The Sorting Hat

…is a magical hat in the Harry Potter stories. When placed on a student’s head it divines that person’s aptitudes, intelligence, interests, moral disposition, etc.. The Hat then decides to which “house” (dorm/tribe) the student will be assigned. The primary objective seems to be maximizing the students’ opportunities to develop within the cultural characteristics – supportive and conflicting – of each distinct “house.” This doesn’t necessitate uniformity; challenges contribute to development.

The Sorting Hat may be heard to mutter things like “keen mind,” “ambitious,” “has courage,” or “seeks answers” during its analysis. The Hat is omniscient in its role. It’s MAGIC. Even so, it may struggle in a decision where a student possesses qualities associated with more than one “house.” It also may take a student’s desires into account.

UC Berkeley School of Law administrators are neither omniscient, nor do they consider individuals’ talents or desires. They sort on the basis of race and ethnicity.

The primary objective seems to be enforcing an identical skin pigmentation average across all cohorts, or “mods.” In their sorting hat role UC Berkeley administrators may not speak out loud, but if they did you’d hear things like “alumni-caucasian,” “economically deprived african-american,” “overachieving-oriental,” and “Elizabeth Warren type-amerind.”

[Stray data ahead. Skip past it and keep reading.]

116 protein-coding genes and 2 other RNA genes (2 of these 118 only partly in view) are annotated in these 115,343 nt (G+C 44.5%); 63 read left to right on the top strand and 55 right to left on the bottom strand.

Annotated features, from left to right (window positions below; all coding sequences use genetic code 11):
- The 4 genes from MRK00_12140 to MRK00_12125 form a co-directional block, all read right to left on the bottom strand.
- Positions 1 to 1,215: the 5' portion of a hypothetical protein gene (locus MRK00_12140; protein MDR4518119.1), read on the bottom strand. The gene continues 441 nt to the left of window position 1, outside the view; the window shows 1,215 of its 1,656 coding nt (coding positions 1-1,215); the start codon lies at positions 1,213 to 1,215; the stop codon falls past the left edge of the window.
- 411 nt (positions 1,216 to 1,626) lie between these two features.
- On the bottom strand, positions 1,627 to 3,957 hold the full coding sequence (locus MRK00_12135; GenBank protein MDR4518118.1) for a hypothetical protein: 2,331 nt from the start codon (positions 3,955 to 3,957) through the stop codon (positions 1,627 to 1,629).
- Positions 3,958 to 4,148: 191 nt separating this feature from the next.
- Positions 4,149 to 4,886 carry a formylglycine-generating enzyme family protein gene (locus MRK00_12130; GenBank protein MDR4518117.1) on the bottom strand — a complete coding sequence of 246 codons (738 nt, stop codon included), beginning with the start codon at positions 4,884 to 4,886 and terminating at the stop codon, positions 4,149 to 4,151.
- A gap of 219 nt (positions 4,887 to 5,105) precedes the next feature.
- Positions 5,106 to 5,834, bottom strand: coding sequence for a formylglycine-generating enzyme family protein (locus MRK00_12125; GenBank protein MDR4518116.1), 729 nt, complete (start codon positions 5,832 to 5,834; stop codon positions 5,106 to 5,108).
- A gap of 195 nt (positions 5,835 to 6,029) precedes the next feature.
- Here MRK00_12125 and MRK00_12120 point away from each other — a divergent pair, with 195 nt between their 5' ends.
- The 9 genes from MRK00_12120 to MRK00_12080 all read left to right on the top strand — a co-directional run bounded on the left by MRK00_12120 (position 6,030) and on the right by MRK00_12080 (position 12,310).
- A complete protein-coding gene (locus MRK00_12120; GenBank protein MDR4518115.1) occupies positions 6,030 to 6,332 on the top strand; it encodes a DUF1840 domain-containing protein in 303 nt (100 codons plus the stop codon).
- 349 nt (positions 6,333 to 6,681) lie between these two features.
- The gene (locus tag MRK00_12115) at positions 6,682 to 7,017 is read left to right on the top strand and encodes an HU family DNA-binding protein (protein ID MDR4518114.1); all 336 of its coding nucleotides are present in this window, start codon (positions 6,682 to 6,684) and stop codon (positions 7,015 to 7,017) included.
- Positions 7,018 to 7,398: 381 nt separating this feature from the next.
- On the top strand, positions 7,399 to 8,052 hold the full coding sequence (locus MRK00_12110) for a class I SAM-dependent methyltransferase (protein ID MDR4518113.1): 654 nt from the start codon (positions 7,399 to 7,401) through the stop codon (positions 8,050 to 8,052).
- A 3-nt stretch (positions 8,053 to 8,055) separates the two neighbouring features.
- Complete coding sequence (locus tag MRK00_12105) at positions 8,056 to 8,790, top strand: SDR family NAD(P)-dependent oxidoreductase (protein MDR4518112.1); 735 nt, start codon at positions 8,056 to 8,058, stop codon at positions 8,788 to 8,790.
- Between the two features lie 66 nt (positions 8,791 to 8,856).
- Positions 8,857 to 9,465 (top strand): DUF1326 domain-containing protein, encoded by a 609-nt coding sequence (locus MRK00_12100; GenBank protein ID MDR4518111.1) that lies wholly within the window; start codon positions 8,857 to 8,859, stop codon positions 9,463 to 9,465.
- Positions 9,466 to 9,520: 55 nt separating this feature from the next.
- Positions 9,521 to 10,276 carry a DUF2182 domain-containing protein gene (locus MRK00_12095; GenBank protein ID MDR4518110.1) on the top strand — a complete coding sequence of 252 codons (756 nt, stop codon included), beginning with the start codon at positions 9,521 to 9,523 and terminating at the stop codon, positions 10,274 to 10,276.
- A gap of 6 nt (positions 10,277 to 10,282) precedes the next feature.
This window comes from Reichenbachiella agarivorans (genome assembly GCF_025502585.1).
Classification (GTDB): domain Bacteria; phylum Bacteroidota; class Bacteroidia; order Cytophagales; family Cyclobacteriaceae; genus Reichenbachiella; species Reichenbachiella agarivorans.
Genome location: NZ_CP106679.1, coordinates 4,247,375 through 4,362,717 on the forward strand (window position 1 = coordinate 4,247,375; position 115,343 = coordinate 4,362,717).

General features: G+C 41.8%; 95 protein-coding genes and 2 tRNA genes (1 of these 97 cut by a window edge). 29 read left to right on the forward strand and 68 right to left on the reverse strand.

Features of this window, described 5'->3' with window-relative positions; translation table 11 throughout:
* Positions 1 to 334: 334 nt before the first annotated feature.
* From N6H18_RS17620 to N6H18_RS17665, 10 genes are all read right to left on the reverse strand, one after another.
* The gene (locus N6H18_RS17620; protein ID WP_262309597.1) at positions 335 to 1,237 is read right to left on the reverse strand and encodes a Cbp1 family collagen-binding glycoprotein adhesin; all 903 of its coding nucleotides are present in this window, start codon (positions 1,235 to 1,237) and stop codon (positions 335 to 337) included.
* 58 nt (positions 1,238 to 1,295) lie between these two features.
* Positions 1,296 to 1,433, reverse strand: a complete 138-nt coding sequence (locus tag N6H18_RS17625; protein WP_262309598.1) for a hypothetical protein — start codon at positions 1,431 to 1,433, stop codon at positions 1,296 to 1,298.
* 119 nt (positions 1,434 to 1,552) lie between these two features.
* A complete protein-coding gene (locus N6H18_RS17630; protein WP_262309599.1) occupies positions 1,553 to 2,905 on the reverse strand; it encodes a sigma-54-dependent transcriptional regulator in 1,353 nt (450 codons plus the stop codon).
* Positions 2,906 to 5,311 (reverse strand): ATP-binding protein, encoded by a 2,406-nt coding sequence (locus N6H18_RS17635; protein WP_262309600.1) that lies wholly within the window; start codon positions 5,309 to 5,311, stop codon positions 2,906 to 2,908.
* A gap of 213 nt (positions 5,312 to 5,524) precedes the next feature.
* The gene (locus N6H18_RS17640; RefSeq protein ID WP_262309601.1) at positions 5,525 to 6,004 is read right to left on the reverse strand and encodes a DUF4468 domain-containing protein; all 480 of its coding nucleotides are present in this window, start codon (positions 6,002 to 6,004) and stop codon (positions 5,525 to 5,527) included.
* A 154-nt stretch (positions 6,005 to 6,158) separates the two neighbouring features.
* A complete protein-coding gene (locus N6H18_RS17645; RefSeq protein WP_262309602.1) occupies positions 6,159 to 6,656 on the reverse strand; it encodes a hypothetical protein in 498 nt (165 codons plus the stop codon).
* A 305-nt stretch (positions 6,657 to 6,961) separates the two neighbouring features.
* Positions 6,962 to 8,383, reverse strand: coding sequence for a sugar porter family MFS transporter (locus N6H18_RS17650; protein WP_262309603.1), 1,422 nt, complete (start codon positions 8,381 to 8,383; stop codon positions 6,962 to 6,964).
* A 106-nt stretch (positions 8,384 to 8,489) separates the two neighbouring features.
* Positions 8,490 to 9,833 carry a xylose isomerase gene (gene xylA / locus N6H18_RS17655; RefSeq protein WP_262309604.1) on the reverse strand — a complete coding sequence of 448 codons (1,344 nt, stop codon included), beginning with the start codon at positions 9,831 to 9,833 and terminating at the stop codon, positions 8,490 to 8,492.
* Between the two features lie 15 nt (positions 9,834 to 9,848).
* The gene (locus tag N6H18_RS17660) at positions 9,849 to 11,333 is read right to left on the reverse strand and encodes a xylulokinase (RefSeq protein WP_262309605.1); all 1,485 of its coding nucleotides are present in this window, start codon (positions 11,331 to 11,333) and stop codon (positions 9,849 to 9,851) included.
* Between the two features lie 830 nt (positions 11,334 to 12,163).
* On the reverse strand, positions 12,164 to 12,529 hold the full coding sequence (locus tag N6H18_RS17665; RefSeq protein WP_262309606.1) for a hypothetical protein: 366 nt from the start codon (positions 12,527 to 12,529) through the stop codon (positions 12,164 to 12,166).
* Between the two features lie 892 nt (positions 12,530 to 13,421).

They may sort on the basis of skin color, but they’re not even able to get that right:

“In an effort to create a more positive experience for underrepresented minority students, the UC Berkeley School of Law has implemented a new “critical mass” policy, which has resulted in some racial divisions in the first-year classes.”

UC Berkeley administrators can’t plead ignorance of the consequences of their segregationism. It had to be obvious from their spreadsheets that one of their “super-mod” diversity silos wouldn’t have any blacks in it. What I don’t understand is how they failed to take gender identity into account. If only they added a factor for the explosively expanding gender-identity categories it would work. Right?

Here’s another idea. Give each student a score for what they are and an equal score for what they are not. Then, since the scores would all be identical, toss the names into a hat and get the most mixed-race, thoroughly gender-confused individual they can find to draw them out randomly.